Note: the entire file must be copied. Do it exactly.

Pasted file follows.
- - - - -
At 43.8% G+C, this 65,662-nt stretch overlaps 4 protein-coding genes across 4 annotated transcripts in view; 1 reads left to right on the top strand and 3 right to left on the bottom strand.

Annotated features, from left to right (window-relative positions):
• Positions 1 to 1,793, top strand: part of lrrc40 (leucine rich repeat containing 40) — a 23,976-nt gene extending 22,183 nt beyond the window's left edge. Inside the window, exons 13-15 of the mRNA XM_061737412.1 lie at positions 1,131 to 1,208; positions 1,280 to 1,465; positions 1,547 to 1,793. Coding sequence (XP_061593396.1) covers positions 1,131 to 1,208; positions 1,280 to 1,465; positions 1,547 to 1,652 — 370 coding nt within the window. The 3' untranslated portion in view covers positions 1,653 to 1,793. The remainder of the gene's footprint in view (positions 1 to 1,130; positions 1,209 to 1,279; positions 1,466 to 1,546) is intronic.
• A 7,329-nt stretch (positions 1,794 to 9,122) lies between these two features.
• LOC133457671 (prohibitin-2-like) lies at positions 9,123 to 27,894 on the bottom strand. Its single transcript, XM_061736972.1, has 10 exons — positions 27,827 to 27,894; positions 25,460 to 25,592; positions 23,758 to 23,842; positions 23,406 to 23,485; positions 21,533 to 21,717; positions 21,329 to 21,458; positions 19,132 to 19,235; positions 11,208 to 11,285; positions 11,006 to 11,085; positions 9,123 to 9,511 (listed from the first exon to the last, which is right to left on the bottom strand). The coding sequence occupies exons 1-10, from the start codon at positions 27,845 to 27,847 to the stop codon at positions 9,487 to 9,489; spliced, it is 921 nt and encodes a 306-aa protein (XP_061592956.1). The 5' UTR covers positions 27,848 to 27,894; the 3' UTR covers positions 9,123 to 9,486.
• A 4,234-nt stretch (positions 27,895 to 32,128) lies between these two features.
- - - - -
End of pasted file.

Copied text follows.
At 43.8% G+C, this 65,662-nt stretch overlaps 4 protein-coding genes across 4 annotated transcripts in view; 1 reads left to right on the top strand and 3 right to left on the bottom strand.

Annotated features, from left to right (window-relative positions):
• Positions 1 to 1,793, top strand: part of lrrc40 (leucine rich repeat containing 40) — a 23,976-nt gene extending 22,183 nt beyond the window's left edge. Inside the window, exons 13-15 of the mRNA XM_061737412.1 lie at positions 1,131 to 1,208; positions 1,280 to 1,465; positions 1,547 to 1,793. Coding sequence (XP_061593396.1) covers positions 1,131 to 1,208; positions 1,280 to 1,465; positions 1,547 to 1,652 — 370 coding nt within the window. The 3' untranslated portion in view covers positions 1,653 to 1,793. The remainder of the gene's footprint in view (positions 1 to 1,130; positions 1,209 to 1,279; positions 1,466 to 1,546) is intronic.
• A 7,329-nt stretch (positions 1,794 to 9,122) lies between these two features.
• LOC133457671 (prohibitin-2-like) lies at positions 9,123 to 27,894 on the bottom strand. Its single transcript, XM_061736972.1, has 10 exons — positions 27,827 to 27,894; positions 25,460 to 25,592; positions 23,758 to 23,842; positions 23,406 to 23,485; positions 21,533 to 21,717; positions 21,329 to 21,458; positions 19,132 to 19,235; positions 11,208 to 11,285; positions 11,006 to 11,085; positions 9,123 to 9,511 (listed from the first exon to the last, which is right to left on the bottom strand). The coding sequence occupies exons 1-10, from the start codon at positions 27,845 to 27,847 to the stop codon at positions 9,487 to 9,489; spliced, it is 921 nt and encodes a 306-aa protein (XP_061592956.1). The 5' UTR covers positions 27,848 to 27,894; the 3' UTR covers positions 9,123 to 9,486.
• A 4,234-nt stretch (positions 27,895 to 32,128) lies between these two features.